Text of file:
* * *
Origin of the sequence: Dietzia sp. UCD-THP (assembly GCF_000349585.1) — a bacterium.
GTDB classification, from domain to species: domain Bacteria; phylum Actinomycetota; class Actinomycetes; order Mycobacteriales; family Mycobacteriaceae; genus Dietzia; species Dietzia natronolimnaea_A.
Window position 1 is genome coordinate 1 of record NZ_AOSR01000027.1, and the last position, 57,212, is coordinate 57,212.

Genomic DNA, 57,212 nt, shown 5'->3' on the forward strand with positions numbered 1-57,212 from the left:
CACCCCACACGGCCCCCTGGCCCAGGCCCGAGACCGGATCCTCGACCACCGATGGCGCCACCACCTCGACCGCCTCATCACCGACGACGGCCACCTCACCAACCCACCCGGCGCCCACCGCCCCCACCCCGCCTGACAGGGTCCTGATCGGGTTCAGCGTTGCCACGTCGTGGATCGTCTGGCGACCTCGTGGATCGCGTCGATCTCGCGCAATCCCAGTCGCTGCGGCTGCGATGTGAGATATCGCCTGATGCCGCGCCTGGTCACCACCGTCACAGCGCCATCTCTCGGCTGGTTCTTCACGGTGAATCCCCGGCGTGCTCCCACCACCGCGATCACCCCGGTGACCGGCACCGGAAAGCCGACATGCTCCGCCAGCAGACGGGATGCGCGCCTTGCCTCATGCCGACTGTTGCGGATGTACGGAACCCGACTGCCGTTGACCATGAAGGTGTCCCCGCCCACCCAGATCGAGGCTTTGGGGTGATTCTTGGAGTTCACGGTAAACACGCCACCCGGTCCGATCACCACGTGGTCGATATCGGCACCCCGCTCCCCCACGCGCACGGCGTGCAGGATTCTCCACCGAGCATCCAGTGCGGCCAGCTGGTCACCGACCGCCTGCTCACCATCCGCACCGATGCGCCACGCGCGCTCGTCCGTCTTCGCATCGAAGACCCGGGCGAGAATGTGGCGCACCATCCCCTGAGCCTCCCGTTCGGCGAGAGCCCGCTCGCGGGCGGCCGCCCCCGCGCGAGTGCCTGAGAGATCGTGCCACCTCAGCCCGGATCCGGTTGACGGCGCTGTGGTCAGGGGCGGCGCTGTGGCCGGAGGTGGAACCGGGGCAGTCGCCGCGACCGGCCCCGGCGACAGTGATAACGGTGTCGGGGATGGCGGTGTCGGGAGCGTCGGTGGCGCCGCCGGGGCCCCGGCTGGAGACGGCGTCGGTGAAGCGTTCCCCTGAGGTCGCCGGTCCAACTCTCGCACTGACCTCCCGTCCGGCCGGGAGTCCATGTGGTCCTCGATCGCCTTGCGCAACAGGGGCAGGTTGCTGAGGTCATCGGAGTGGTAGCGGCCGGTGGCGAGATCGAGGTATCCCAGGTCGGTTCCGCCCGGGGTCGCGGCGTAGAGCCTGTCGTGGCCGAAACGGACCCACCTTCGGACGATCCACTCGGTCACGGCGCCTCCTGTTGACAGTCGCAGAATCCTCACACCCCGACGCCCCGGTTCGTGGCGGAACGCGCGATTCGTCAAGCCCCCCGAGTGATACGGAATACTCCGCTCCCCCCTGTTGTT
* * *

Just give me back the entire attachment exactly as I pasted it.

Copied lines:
Origin of the sequence: Dietzia sp. UCD-THP (assembly GCF_000349585.1) — a bacterium.
GTDB classification, from domain to species: domain Bacteria; phylum Actinomycetota; class Actinomycetes; order Mycobacteriales; family Mycobacteriaceae; genus Dietzia; species Dietzia natronolimnaea_A.
Window position 1 is genome coordinate 1 of record NZ_AOSR01000027.1, and the last position, 57,212, is coordinate 57,212.

Genomic DNA, 57,212 nt, shown 5'->3' on the forward strand with positions numbered 1-57,212 from the left:
CACCCCACACGGCCCCCTGGCCCAGGCCCGAGACCGGATCCTCGACCACCGATGGCGCCACCACCTCGACCGCCTCATCACCGACGACGGCCACCTCACCAACCCACCCGGCGCCCACCGCCCCCACCCCGCCTGACAGGGTCCTGATCGGGTTCAGCGTTGCCACGTCGTGGATCGTCTGGCGACCTCGTGGATCGCGTCGATCTCGCGCAATCCCAGTCGCTGCGGCTGCGATGTGAGATATCGCCTGATGCCGCGCCTGGTCACCACCGTCACAGCGCCATCTCTCGGCTGGTTCTTCACGGTGAATCCCCGGCGTGCTCCCACCACCGCGATCACCCCGGTGACCGGCACCGGAAAGCCGACATGCTCCGCCAGCAGACGGGATGCGCGCCTTGCCTCATGCCGACTGTTGCGGATGTACGGAACCCGACTGCCGTTGACCATGAAGGTGTCCCCGCCCACCCAGATCGAGGCTTTGGGGTGATTCTTGGAGTTCACGGTAAACACGCCACCCGGTCCGATCACCACGTGGTCGATATCGGCACCCCGCTCCCCCACGCGCACGGCGTGCAGGATTCTCCACCGAGCATCCAGTGCGGCCAGCTGGTCACCGACCGCCTGCTCACCATCCGCACCGATGCGCCACGCGCGCTCGTCCGTCTTCGCATCGAAGACCCGGGCGAGAATGTGGCGCACCATCCCCTGAGCCTCCCGTTCGGCGAGAGCCCGCTCGCGGGCGGCCGCCCCCGCGCGAGTGCCTGAGAGATCGTGCCACCTCAGCCCGGATCCGGTTGACGGCGCTGTGGTCAGGGGCGGCGCTGTGGCCGGAGGTGGAACCGGGGCAGTCGCCGCGACCGGCCCCGGCGACAGTGATAACGGTGTCGGGGATGGCGGTGTCGGGAGCGTCGGTGGCGCCGCCGGGGCCCCGGCTGGAGACGGCGTCGGTGAAGCGTTCCCCTGAGGTCGCCGGTCCAACTCTCGCACTGACCTCCCGTCCGGCCGGGAGTCCATGTGGTCCTCGATCGCCTTGCGCAACAGGGGCAGGTTGCTGAGGTCATCGGAGTGGTAGCGGCCGGTGGCGAGATCGAGGTATCCCAGGTCGGTTCCGCCCGGGGTCGCGGCGTAGAGCCTGTCGTGGCCGAAACGGACCCACCTTCGGACGATCCACTCGGTCACGGCGCCTCCTGTTGACAGTCGCAGAATCCTCACACCCCGACGCCCCGGTTCGTGGCGGAACGCGCGATTCGTCAAGCCCCCCGAGTGATACGGAATACTCCGCTCCCCCCTGTTGTT